I love this tradition, a delightful aspect of our rural culture. I love wandering through the buildings full of produce and seeing all of the 4-H projects. I like observing the animals in the barns and patting a furry nose here and there. My favorite thing to look at would be the artwork and photography exhibits. Sometimes I even enter a photo or two of my own. -- Read More

Religious: Baptism, a Fundamental Principle by Rebecca Talley

A fundamental gospel ordinance is baptism. We believe that those who perform the baptism must have the authority to do so. Many people, when investigating the church, say they have already been baptized and don’t need another baptism. We believe that in order for a baptism to be recognized by God, it must be done under his direction using the priesthood.

In the LDS Church we do not practice infant baptism. Children are baptized when they are eight years old because that’s when they are accountable to the Lord for their actions. (Doctrine and Covenants 68:27).

We believe in baptism by immersion as demonstrated by the Savior himself when he was baptized by John the Baptist. Baptism by immersion is symbolic. It is as if laying down your old life into the grave, and then coming up into a new life, a new birth. -- Read More

Scrapbooking & Crafts: Tag Time by Kim Thompson

Recently, decorative tags have been one of the most popular new trends in the scrapbooking and stamping industry. There are lots of fun techniques for decorating these accents and countless ways to use them.

Tags are easy and fun to decorate and a great way to use all of those left over scraps. Tags add dimension to scrapbook pages and make your scrapbook unique. They can be used for titles, journaling, color accents, and more. You can write a fun poem, joke, or event information on them.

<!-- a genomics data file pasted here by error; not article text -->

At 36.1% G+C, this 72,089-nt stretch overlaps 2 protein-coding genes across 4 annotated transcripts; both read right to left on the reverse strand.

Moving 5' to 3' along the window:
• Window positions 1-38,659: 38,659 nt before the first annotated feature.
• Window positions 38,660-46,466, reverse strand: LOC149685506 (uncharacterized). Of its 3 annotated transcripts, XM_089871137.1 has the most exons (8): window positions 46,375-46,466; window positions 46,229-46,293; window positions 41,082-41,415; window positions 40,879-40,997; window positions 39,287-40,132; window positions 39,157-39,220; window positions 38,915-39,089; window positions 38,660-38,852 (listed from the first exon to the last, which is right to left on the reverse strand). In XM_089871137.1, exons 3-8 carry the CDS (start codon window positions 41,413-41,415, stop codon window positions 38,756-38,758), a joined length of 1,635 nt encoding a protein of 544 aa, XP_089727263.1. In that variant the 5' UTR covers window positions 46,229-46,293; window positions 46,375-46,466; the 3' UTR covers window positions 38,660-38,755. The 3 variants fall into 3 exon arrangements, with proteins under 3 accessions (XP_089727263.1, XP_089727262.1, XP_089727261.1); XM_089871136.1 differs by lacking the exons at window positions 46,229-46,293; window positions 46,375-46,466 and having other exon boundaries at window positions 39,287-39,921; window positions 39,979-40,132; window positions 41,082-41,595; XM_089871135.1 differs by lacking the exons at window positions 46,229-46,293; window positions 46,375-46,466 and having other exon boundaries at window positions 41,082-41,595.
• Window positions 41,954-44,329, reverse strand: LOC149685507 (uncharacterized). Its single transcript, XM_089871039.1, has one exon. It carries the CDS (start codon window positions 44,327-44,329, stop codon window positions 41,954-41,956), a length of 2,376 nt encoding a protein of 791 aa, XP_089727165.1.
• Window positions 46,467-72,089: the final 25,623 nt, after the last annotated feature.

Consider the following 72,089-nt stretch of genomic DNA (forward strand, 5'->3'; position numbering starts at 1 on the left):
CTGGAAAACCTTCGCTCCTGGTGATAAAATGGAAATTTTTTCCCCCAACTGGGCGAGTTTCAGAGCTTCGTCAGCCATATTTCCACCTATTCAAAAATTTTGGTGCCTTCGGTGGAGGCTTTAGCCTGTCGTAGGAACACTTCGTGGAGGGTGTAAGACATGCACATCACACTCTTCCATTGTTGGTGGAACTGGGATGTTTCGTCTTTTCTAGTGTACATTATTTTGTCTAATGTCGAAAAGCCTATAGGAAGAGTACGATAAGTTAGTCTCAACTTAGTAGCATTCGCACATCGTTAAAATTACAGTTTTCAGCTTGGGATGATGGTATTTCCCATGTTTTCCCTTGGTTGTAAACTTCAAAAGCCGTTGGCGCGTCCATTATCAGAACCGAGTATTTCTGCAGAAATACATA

The design, color and content of your tag is as varied as your personality or creativity. Tags can be big or small, square, angled or custom cut. They can be white, generic shopping bag brown, or colored. Tags don't even need to be restricted to paper products. Some of the most interesting tags I've seen were made out of wood, fabric, plastic, tinfoil--pretty much anything you can imagine. -- Read More

Service: A Service for Gentleman Farmers by Liz Adair

Ideas for what to blog about on my Service Blog come to me in odd ways. This one came as I was on Francis Road, a winding county road that cuts through farmland and is the back way from Mount Vernon, where I work, to Sedro Woolley, where I live. I got behind a mobile slaughter unit and thought, aha! I have intimate knowledge of what a service that is.

At the beginning of my Mother Earth Decade, from about 1974 to 1984, I was determined that, when we got our farm, we would do everything ourselves, including slaughtering and butchering of animals we raised. I had read lots of books and, to practice, we bought half a pork and prepared to cut it up ourselves. It had been scalded and scraped, so the skin was still on it, and as we laid it out on the kitchen table, it was all there: half a snout, half a face, one ear, one eye, two legs (one front, one rear), half a body, and half a tail. -- Read More

Sports & Recreation: Let the Games Begin by Steve Christensen

The 2008 Summer Olympics are finally here. The opening ceremony will start on Friday evening of 8/8/08. The excitement is starting to mount for the athletes, the countries, and the many fans throughout the world. I thought it would be interesting to review the history of the Olympics and talk about when and how it all began and how the Olympics got to be what they are today.

According to the online reference "The very first Olympics were in Olympia, Greece from 776 BC to AD 393. Interest in reviving the Olympic Games proper was first shown by the Greek poet and newspaper editor Panagiotis Soutsos in his poem "Dialogue of the Dead" in 1833. Evangelos Zappas sponsored the first modern international Olympic Games in 1859. He paid for the refurbishment of the Panathinaiko Stadium for Games held there in 1870 and 1875. -- Read More